by Felicity Corkill, Associate Conservator, and Kevin Schlottmann, Processing Archivist, Center for Jewish History
All physical objects change over time. Whether accelerated through exposure to light, changes in temperature and humidity, poor handling, or just natural decay, things break down. At the Center for Jewish History’s Collection Management and Conservation Wing, we attempt to address some of this inexorable decay through good storage environment and housing. We also try to repair and maintain the treasured documents, photographs, books and other materials of the Center’s partners.
An interesting example of the type of work performed in the Werner J. and Gisella Levi Cahnman Preservation Laboratory is the flattening of documents and photographs. A previous owner of this long portrait photograph had rolled it for storage:
Once rolled in this way, the photograph cannot be unrolled without cracking the gelatin emulsion every few inches and irreversibly damaging the image. Unfortunately, a rolled photo will often exhibit this sort of damage, as people have previously attempted to peek inside. The proper way to treat such an item is to humidify and then flatten it. Humidification relaxes the gelatin emulsion and paper support that make up the photograph. This process is performed in a special chamber that allows a controlled amount of water vapor into an enclosed space.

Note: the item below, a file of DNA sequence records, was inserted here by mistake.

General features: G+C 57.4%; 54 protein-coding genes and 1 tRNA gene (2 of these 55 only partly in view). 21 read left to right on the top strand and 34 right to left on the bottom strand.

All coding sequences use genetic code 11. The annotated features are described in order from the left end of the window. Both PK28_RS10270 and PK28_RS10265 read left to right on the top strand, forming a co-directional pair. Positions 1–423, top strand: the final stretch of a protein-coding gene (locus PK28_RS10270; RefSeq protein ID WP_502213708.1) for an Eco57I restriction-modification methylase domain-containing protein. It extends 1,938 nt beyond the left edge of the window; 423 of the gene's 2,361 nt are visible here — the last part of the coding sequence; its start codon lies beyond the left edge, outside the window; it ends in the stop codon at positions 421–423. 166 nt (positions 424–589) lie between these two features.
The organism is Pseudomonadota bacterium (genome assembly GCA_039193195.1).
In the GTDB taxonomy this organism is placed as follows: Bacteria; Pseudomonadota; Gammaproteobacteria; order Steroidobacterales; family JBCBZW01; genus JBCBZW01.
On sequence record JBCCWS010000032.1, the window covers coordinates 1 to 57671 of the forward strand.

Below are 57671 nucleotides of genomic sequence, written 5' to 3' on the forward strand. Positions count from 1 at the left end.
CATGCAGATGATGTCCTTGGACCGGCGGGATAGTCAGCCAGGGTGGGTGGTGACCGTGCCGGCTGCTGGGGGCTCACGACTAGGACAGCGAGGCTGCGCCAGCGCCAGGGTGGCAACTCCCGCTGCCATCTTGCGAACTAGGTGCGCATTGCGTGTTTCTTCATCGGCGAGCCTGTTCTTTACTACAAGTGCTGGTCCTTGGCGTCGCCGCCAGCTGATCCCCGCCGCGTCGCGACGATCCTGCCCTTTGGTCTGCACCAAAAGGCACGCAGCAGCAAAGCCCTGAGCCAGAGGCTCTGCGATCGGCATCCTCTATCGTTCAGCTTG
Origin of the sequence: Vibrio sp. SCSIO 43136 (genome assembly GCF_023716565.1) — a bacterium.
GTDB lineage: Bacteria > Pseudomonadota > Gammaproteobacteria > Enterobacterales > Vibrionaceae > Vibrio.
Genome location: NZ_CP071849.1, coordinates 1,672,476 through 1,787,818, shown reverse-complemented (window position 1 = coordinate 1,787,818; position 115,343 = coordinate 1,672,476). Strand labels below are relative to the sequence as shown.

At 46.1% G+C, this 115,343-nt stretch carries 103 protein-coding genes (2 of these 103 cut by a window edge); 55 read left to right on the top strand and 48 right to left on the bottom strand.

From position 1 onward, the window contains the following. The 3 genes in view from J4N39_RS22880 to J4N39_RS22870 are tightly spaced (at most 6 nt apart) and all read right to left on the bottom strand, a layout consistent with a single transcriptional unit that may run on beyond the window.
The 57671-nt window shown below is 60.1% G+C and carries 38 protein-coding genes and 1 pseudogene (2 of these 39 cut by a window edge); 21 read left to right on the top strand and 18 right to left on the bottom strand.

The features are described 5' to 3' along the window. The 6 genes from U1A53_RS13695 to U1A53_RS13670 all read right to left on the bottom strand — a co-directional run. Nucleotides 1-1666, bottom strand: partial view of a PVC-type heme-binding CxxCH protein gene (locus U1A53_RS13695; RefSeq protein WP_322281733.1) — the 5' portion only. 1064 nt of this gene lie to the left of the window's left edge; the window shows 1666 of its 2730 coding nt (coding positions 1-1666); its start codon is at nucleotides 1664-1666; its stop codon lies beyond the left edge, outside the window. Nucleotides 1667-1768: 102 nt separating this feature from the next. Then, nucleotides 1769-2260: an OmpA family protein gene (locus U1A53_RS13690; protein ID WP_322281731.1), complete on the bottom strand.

As the photograph relaxes, it can be slowly unrolled until it is lying flat. Then it is placed between layers of blotting paper and weighted. After a couple of days, the item is dry and flat and can be viewed (and, in this case, eventually digitized as well). Additional repairs help stabilize the tears in the photograph. It is not perfect, as some damage is irreversible, but the photo can now be handled and viewed – a usable object once more.
This particular photograph is a portrait of Company A, 56th Signal Battalion at Fort Jackson, South Carolina, from August 9, 1941. One of the men who served in this company was Fred Lederman, a German Jew who arrived in the United States in 1940 and was promptly drafted into the Army and sent back to Europe to fight the Nazis. From the Leo Baeck Institute’s Prölsdorfer – Lederman Family Collection (AR 25554).